Grape harvest begins about the first of September. Grapes are picked in 1-bushel totes, and the totes are picked up in the field and hauled to a fully air-conditioned building built into the hillside, where the grapes are kept at a temperature of about 50 to 55 degrees before processing.

“The earth covering helps keep it cool,” Conner said. The totes are dumped into 1,000-pound bins, and they are taken out to the destemmer and crusher before being moved into the winery to the fermentation tanks.

Marketing wine

Kickapoo Creek Winery sells wine on-site in its tasting room, where a gift shop also carries specialty items, including cheeses, jellies and other products. Kickapoo Creek Nort Noir won the 2008 Governor’s Cup best Illinois dessert wine. Kickapoo Creek Winery offers banquet facilities, and the banquet business was recently expanded, as it acquired the catering business for the banquet facilities at the adjacent Wildlife Prairie State Park center.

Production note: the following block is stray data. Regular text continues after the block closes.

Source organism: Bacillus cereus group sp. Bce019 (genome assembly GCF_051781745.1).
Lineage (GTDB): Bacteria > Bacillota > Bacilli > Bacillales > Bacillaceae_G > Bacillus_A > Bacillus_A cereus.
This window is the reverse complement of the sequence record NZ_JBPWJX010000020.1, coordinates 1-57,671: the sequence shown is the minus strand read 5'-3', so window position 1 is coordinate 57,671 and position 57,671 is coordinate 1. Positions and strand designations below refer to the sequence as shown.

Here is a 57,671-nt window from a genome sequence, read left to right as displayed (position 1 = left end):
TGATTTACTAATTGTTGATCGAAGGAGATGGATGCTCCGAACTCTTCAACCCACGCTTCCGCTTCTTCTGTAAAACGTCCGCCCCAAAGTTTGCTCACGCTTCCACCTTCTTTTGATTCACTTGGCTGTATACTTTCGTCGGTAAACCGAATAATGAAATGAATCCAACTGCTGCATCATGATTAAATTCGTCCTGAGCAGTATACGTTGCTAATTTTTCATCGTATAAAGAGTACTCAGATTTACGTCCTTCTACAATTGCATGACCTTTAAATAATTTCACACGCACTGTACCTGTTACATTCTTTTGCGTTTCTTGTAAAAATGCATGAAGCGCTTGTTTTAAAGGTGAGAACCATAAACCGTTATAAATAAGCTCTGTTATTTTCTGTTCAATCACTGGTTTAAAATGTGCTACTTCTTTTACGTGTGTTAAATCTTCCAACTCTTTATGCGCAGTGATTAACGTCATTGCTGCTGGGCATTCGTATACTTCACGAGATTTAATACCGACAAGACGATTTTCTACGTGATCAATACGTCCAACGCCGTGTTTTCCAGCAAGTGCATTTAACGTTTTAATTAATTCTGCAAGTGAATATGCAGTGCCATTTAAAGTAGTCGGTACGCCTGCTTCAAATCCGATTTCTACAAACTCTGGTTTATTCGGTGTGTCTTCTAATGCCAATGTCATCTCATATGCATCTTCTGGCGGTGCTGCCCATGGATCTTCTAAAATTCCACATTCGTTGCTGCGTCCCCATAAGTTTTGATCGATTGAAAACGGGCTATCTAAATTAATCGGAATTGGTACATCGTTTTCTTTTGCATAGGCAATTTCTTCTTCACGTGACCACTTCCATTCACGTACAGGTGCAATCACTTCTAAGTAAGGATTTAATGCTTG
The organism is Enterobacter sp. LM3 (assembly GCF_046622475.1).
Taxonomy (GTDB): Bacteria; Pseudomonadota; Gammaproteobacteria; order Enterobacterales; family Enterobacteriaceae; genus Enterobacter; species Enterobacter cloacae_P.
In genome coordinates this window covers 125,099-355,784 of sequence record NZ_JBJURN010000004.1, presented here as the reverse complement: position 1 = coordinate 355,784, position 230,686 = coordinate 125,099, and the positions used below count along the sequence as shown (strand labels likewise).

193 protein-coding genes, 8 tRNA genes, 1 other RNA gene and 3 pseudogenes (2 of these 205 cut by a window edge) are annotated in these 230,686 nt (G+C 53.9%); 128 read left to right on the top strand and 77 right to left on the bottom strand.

Destination-type winery activities are offered with vineyard tours, tasting room gift shop and walking trails. Visitors tour the vineyards riding on The Grape Train, a specially adapted trailer to carry visitors. The walking trails wind through the property and include an attractive footbridge built by Conner’s brother, Gerald, who frequently lends a hand at the winery. Conner has three adult children, and his son, Rory, recently joined him in the business.

The Illinois Wine Growers and Vintners Association promotes several wine trails throughout the state, and Kickapoo Creek Winery participates in the Illinois River Wine Trail that starts south of Chicagoland and follows the Illinois River Road Scenic Byway.

Conner is a member of the Illinois Grape Growers and Vintners Association, where he has served on the board of directors. He is also a member of the Iowa Wine Growers Association and Minnesota Wine Growers Association.

Nancy Riggs is a freelance writer and frequent contributor to Turf. She resides in Mount Zion, Ill.